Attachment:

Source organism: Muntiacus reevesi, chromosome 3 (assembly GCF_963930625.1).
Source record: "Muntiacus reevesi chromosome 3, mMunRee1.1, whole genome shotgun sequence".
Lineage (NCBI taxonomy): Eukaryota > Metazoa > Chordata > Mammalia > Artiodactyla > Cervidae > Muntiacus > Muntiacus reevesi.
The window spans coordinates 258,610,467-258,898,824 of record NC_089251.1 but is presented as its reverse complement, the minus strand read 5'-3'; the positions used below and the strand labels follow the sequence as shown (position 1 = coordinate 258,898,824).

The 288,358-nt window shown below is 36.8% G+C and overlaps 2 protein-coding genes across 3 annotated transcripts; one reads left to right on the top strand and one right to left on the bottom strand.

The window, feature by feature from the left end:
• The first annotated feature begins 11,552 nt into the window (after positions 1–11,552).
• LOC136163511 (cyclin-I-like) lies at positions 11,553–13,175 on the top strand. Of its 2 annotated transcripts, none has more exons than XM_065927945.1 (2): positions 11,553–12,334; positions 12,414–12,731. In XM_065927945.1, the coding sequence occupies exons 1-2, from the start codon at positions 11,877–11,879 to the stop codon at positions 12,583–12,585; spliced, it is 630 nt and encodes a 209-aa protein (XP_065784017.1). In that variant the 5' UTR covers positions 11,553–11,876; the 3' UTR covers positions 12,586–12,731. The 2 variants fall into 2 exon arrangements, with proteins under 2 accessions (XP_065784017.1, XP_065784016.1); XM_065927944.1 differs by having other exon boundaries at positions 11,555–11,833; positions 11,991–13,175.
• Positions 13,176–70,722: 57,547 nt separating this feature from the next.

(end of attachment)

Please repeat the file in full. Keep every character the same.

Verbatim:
Source organism: Muntiacus reevesi, chromosome 3 (assembly GCF_963930625.1).
Source record: "Muntiacus reevesi chromosome 3, mMunRee1.1, whole genome shotgun sequence".
Lineage (NCBI taxonomy): Eukaryota > Metazoa > Chordata > Mammalia > Artiodactyla > Cervidae > Muntiacus > Muntiacus reevesi.
The window spans coordinates 258,610,467-258,898,824 of record NC_089251.1 but is presented as its reverse complement, the minus strand read 5'-3'; the positions used below and the strand labels follow the sequence as shown (position 1 = coordinate 258,898,824).

The 288,358-nt window shown below is 36.8% G+C and overlaps 2 protein-coding genes across 3 annotated transcripts; one reads left to right on the top strand and one right to left on the bottom strand.

The window, feature by feature from the left end:
• The first annotated feature begins 11,552 nt into the window (after positions 1–11,552).
• LOC136163511 (cyclin-I-like) lies at positions 11,553–13,175 on the top strand. Of its 2 annotated transcripts, none has more exons than XM_065927945.1 (2): positions 11,553–12,334; positions 12,414–12,731. In XM_065927945.1, the coding sequence occupies exons 1-2, from the start codon at positions 11,877–11,879 to the stop codon at positions 12,583–12,585; spliced, it is 630 nt and encodes a 209-aa protein (XP_065784017.1). In that variant the 5' UTR covers positions 11,553–11,876; the 3' UTR covers positions 12,586–12,731. The 2 variants fall into 2 exon arrangements, with proteins under 2 accessions (XP_065784017.1, XP_065784016.1); XM_065927944.1 differs by having other exon boundaries at positions 11,555–11,833; positions 11,991–13,175.
• Positions 13,176–70,722: 57,547 nt separating this feature from the next.